After months of concern that Harborview Medical Center was planning to close or relocate its primary-care clinics, officials Wednesday said the existing clinics would stay put. In December, Harborview clinic faculty and staff said they had been told that officials wanted to move primary-care clinics out of the hospital. The news prompted opposition by faculty and…More
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Eileen Whalen, a noted trauma-services expert who has served as executive director of Harborview Medical Center since 2008, has abruptly resigned. In a short memo to staff on Friday, Johnese Spisso, chief health system officer, UW Medicine, and vice president for medical affairs, University of Washington, said Whalen’s resignation became effective on Thursday. Spisso said she will…More
The Washington State Hospital Association, representing 98 hospitals around the state, has sued the state over new rules that add state scrutiny of hospital affiliations and mergers to a law that previously allowed the state to review only hospital “sales, purchase or lease” arrangements. The lawsuit, filed Thursday in Thurston County Superior Court, asks the court to invalidate…More
The Seattle-based Polar Star, the Coast Guard’s only active heavy polar icebreaker, is on its way to the Antarctic to assist a Russian ship and a Chinese icebreaker reportedly stuck in thick ice. The Chinese icebreaker Xue Long, which helped with the rescue of 52 passengers from the Russian ship Akademik Shokalskiy earlier in the week, is…More
The horse may be out of the barn on this one, with most hospitals in Washington settled into mergers and affiliations with bigger systems — many of them Catholic, with the attendant restrictions on reproduction and end-of-life care. Even so, the state’s Department of Health has hatched new rules requiring that any hospital changing control in…More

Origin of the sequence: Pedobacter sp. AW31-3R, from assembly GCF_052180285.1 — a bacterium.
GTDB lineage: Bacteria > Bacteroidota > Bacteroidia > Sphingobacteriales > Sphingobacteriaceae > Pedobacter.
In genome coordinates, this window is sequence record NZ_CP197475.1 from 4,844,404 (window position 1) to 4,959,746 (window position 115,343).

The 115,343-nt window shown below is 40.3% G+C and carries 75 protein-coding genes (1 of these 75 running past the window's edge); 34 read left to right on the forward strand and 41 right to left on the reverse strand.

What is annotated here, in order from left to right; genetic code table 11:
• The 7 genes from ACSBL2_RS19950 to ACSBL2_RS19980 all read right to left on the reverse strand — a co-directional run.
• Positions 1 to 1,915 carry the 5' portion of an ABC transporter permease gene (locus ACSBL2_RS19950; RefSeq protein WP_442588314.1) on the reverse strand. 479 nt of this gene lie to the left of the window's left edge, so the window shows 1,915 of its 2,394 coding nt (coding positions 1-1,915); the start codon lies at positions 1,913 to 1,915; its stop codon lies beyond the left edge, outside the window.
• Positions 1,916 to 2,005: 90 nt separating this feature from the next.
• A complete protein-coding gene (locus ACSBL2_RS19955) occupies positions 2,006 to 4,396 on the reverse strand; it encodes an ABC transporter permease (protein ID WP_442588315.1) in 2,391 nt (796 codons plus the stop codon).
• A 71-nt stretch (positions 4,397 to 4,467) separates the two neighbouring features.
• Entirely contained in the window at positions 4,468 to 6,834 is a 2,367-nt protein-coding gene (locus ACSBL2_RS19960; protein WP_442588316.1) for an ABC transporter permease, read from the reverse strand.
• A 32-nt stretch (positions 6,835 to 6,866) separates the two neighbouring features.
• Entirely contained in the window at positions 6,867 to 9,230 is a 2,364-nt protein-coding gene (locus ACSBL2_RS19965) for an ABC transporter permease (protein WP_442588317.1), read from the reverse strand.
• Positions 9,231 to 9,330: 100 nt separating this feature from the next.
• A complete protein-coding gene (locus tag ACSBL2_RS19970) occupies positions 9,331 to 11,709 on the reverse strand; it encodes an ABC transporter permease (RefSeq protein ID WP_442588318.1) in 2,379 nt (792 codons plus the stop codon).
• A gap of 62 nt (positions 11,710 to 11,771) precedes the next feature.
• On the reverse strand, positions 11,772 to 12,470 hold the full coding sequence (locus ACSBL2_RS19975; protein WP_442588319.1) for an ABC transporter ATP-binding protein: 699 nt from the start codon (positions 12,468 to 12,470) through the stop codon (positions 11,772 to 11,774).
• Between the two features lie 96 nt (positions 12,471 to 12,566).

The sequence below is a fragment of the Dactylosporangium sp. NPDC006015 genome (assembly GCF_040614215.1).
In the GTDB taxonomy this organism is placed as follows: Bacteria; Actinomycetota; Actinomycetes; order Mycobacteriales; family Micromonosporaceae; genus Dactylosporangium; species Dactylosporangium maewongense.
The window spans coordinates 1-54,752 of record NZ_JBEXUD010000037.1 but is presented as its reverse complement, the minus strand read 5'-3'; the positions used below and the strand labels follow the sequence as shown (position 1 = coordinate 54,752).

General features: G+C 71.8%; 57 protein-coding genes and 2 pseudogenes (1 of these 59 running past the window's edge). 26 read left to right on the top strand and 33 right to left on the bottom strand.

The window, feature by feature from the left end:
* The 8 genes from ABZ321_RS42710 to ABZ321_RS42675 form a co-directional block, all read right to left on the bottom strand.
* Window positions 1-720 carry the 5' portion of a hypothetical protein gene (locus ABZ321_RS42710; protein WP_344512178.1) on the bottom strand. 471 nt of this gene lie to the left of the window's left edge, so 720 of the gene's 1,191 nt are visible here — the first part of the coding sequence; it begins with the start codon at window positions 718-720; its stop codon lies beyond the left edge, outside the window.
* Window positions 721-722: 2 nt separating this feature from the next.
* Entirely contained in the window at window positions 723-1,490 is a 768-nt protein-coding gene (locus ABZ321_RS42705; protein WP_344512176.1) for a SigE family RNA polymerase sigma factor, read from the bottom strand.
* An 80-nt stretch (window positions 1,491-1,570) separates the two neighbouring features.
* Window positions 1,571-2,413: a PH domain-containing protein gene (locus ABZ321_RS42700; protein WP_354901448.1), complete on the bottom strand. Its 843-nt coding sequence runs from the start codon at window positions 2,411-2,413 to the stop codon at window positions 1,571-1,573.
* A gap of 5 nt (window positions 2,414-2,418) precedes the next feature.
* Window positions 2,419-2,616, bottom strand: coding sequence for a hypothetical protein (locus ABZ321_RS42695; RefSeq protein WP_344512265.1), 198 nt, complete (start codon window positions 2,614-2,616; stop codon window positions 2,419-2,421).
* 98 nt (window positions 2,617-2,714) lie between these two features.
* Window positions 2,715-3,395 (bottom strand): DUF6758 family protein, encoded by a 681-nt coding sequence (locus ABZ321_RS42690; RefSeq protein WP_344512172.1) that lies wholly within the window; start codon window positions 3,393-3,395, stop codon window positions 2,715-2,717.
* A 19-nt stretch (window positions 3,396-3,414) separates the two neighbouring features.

Nobody doubts that when Dr. Maxine Hayes retires at the end of this year she’ll still be giving advice about how to avoid catching the flu.
“Wash your hands!” the state health officer is fond of saying at this time of year. For 16 years, Hayes has advised governors and secretaries of health not only on influenza outbreaks, but on a wide variety of public-health issues, including disease investigation, health promotion, chronic disease prevention, and emergency response.
“Maxine has served our agency, the people of our state, and the public-health system incredibly well and will be greatly missed,” said Secretary of Health John Wiesman in a statement. “She’s well-known and admired on a national level, and we’re grateful to have had such a wonderful leader and champion of public health in our midst for all of these years.”
Dr. Kathy Lofy, an agency medical epidemiologist, will serve as acting state health officer beginning Jan. 1. As a consultant to the health department’s offices of communicable disease epidemiology and infectious disease, Lofy oversees influenza surveillance. She is the state’s former epidemic intelligence service officer and foodborne disease epidemiologist.More
A 70-year-old Alaskan pilot and charter-business owner convicted of alcohol importation could face a $1 million fine and jail time, the Fairbanks Daily News-Miner reports. Ken Jouppi and his business, KenAir, were found guilty of turning a blind eye to the illegal alcohol carried in his Cessna 206 by a passenger flying to Beaver,…More
The Coast Guard evacuated an injured crew member Saturday morning from the commercial fishing vessel Jackpot west of Grays Harbor. The man had been knocked unconscious, the Coast Guard was told, when a block came apart and struck him in the head. After a federal observer aboard the fishing boat performed CPR, the crew member reportedly began breathing…More
A proposed affiliation between Harrison Medical Center in Bremerton and the Franciscan Health System will not be reviewed by the state and can move ahead, the Department of Health said Tuesday. The decision prompted criticism by the ACLU of Washington, which said the state is “abdicating its role as a watchdog for health care transactions,” because…More
Since Washington’s Death with Dignity Act took effect in March, 2009, the number of patients using it to acquire lethal medication, and the number of doctors prescribing it, has grown slowly but steadily. In 2010, the first full year for the law, which allows adult residents of Washington with six months or less to live…More